18 October 2016 | Wildlife Conservation Society News Release
NEW YORK —WCS’s Peru Program is fighting wildlife trafficking through a campaign that leverages one of the most effective means of reaching a wide audience: Facebook.
Initiated late in 2015, the campaign uses Facebook and other social media platforms to gauge attitudes toward the wildlife trade as well as inform the public about the many wildlife species and ecosystems imperiled by unsustainable exploitation.
“Using a platform such as Facebook to engage Peruvians online about threats to the nation’s wildlife could become a way to stop behaviors that feed into wildlife trafficking,” said Diego Coll, Communications Coordinator for WCS Peru. “We’ve already had a lot of interest in this from many people, a fact that can help us reduce the demand of wildlife as pets.”
Working with Peru’s National Forestry and Wildlife Service, WCS Peru launched their online efforts with a series of images and graphics with simple messages focusing on wildlife trade to test response rates. Messages ranged from “2,000 birds can be sold illegally in one day” to “They kill the moms, so they can sell their young,” a reference to poachers’ method of capturing of baby animals for the pet trade.
The initial response rates exceeded expectations; WCS staff estimated that a total of 247,634 people viewed at least one of the graphics shared on Facebook in only one month. The graphic focusing on the killing of mothers to capture young animals was shared 340 times and viewed by more than 43,000 people. In late August, WCS Peru created an album to compile all of the graphics, which received 758 shares within the week.
“These reactions give us a solid indication that we can use scientific information to generate both empathy and support from people in large enough numbers to make a difference, such as decreasing the demand for wild pets,” added Coll.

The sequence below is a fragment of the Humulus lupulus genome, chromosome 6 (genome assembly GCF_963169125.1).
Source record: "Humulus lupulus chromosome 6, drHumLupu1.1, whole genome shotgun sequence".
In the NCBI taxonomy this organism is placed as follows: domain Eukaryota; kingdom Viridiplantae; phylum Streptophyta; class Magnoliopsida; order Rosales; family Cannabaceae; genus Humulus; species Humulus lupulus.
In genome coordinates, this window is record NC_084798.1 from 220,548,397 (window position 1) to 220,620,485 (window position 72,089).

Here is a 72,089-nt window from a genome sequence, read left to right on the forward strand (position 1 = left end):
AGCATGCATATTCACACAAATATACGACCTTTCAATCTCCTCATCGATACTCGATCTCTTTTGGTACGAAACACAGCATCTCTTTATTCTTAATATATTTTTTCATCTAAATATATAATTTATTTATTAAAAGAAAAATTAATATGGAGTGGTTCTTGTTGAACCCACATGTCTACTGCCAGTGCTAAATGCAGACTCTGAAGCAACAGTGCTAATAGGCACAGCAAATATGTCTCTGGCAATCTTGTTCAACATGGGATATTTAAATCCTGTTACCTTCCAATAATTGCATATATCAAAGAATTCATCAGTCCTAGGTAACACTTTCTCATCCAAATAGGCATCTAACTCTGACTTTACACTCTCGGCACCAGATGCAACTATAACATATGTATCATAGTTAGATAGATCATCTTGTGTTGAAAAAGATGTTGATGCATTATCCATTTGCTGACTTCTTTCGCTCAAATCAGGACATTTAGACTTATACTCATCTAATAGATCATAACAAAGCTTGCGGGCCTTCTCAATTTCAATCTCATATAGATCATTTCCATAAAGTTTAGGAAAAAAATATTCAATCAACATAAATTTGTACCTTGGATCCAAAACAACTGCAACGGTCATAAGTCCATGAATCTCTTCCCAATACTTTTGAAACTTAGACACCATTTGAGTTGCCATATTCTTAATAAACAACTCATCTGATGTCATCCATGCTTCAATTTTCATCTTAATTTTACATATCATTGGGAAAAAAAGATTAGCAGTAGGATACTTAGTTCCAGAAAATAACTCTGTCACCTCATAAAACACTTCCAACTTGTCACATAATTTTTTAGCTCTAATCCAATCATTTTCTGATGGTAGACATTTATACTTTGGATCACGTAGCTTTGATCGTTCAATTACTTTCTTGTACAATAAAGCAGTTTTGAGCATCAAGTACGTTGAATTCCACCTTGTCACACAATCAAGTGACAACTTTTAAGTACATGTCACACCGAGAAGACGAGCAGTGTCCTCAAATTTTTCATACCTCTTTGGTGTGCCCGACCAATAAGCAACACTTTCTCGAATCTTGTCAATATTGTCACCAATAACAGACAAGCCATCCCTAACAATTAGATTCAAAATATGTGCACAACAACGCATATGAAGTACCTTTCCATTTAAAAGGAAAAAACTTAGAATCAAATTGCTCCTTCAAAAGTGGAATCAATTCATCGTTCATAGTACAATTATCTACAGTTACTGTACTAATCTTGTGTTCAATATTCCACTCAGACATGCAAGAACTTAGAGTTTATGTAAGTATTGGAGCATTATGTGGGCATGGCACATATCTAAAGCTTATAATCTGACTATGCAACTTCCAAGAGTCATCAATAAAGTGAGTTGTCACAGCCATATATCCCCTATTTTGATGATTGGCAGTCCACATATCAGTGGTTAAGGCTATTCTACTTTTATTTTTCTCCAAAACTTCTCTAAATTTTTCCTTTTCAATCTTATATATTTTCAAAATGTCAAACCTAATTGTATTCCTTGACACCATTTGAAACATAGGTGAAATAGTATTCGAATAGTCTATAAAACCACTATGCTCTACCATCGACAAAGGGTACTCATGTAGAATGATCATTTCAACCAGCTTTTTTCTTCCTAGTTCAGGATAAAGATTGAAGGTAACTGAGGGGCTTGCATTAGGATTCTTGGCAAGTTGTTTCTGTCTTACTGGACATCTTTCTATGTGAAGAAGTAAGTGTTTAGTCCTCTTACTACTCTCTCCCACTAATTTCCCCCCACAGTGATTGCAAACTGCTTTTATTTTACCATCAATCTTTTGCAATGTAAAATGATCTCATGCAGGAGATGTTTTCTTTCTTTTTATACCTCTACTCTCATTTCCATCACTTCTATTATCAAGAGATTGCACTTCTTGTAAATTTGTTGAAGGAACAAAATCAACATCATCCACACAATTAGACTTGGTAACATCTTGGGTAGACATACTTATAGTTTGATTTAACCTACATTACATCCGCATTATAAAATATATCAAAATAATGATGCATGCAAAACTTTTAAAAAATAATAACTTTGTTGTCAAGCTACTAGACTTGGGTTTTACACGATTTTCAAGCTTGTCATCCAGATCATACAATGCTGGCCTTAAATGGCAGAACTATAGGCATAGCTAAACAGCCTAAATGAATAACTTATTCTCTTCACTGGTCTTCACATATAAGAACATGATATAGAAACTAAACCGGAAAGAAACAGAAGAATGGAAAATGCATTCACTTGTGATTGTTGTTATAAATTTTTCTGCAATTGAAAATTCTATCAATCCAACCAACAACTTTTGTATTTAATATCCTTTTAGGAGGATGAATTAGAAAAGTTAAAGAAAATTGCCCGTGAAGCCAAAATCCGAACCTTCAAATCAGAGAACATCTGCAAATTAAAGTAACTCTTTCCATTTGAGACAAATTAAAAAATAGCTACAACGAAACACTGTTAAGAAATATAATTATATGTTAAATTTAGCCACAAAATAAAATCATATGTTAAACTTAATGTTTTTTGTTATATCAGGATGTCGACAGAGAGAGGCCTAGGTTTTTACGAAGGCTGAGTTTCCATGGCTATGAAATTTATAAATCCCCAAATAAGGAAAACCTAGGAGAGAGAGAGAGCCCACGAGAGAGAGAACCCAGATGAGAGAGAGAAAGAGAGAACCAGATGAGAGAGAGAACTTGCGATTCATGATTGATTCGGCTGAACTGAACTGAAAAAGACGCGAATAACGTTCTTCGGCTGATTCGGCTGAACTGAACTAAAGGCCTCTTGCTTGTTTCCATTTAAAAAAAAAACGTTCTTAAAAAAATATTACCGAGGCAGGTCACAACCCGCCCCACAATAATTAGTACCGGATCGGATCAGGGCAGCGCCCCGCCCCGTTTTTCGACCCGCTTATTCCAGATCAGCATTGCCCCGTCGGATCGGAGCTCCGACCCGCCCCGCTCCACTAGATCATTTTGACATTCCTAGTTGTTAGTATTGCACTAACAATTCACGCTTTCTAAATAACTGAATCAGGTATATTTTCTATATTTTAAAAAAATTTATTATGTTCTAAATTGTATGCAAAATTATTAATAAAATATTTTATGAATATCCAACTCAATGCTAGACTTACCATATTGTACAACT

The campaign continues on Facebook and Twitter. In partnership with the National Forest and Wildlife Service (SERFOR), and with the support of the United States Fish and Wildlife Service (USFWS), WCS has also organized several workshops and talks on the theme of wildlife trafficking.
Peru is home to a number of charismatic New World species, including the jaguar (Panthera onca), vicuña (Vicugna vicugna), spectacled bear (Tremarctos ornatus), Andean condor (Vultur gryphus), Titicaca frog (Telmatobias culeus), and scarlet macaw (Ara macao).
According to SERFOR and WCS, more than 380 species of birds, mammals, reptiles, and invertebrates in Peru and the region are impacted by the wildlife trade as medicinal products, wild meat, and live animals for the pet trade. Wildlife species most threatened by the illegal pet trade include; the canary-winged parakeet (Brotogeris versicolurus); red-masked parakeet (Psittacara erythrogenys); different species of endangered macaws; aquatic turtles such as yellow spotted river turtle (Podocnemis unifilis); terrestrial turtles such as the yellow-footed tortoise (Chelonoidis denticulta); mammals, mainly primates such as black-capped capuchin (Sapajus apella); squirrel monkey (Saimiri sciureus); woolly monkey (Lagothrix lagotricha); pygmy marmoset (Cebuella pygmaea); brown-mantled tamarin (Saguinus fuscicollis).
Peru has become a hotbed of wildlife trafficking; the country contains more than 40 significant wildlife markets, 18 of which are located in Lima. WCS is working to stem the tide of wildlife trafficking in Peru and throughout the region, and in the next months will launch a nationwide communications campaign based on this project.
WCS (Wildlife Conservation Society) MISSION: WCS saves wildlife and wild places worldwide through science, conservation action, education, and inspiring people to value nature. To achieve our mission, WCS, based at the Bronx Zoo, harnesses the power of its Global Conservation Program in nearly 60 nations and in all the world’s oceans and its five wildlife parks in New York City, visited by 4 million people annually. WCS combines its expertise in the field, zoos, and aquarium to achieve its conservation mission. Visit: newsroom.wcs.org Follow: @WCSNewsroom. For more information: 347-840-1242.
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